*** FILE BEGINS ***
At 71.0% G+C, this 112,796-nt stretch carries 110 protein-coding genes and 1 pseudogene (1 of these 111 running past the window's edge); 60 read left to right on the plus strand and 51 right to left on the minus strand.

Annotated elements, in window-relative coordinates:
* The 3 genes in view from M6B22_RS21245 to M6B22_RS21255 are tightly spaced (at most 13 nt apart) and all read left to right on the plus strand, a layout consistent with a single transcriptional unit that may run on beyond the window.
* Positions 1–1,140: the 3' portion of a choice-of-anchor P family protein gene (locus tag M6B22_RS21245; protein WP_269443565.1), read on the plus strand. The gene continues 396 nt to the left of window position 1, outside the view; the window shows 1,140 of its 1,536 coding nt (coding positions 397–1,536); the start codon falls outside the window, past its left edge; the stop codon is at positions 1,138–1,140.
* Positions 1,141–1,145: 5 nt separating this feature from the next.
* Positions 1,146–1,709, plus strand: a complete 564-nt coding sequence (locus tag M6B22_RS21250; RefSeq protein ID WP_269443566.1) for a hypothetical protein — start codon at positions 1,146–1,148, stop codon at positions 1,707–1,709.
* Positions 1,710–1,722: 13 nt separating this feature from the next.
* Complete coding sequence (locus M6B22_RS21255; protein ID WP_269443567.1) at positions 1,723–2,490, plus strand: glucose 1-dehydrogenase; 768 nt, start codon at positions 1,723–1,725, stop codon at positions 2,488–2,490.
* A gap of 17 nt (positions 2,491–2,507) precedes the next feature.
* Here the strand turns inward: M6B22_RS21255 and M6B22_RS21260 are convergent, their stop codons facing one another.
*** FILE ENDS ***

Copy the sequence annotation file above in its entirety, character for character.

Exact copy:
At 71.0% G+C, this 112,796-nt stretch carries 110 protein-coding genes and 1 pseudogene (1 of these 111 running past the window's edge); 60 read left to right on the plus strand and 51 right to left on the minus strand.

Annotated elements, in window-relative coordinates:
* The 3 genes in view from M6B22_RS21245 to M6B22_RS21255 are tightly spaced (at most 13 nt apart) and all read left to right on the plus strand, a layout consistent with a single transcriptional unit that may run on beyond the window.
* Positions 1–1,140: the 3' portion of a choice-of-anchor P family protein gene (locus tag M6B22_RS21245; protein WP_269443565.1), read on the plus strand. The gene continues 396 nt to the left of window position 1, outside the view; the window shows 1,140 of its 1,536 coding nt (coding positions 397–1,536); the start codon falls outside the window, past its left edge; the stop codon is at positions 1,138–1,140.
* Positions 1,141–1,145: 5 nt separating this feature from the next.
* Positions 1,146–1,709, plus strand: a complete 564-nt coding sequence (locus tag M6B22_RS21250; RefSeq protein ID WP_269443566.1) for a hypothetical protein — start codon at positions 1,146–1,148, stop codon at positions 1,707–1,709.
* Positions 1,710–1,722: 13 nt separating this feature from the next.
* Complete coding sequence (locus M6B22_RS21255; protein ID WP_269443567.1) at positions 1,723–2,490, plus strand: glucose 1-dehydrogenase; 768 nt, start codon at positions 1,723–1,725, stop codon at positions 2,488–2,490.
* A gap of 17 nt (positions 2,491–2,507) precedes the next feature.
* Here the strand turns inward: M6B22_RS21255 and M6B22_RS21260 are convergent, their stop codons facing one another.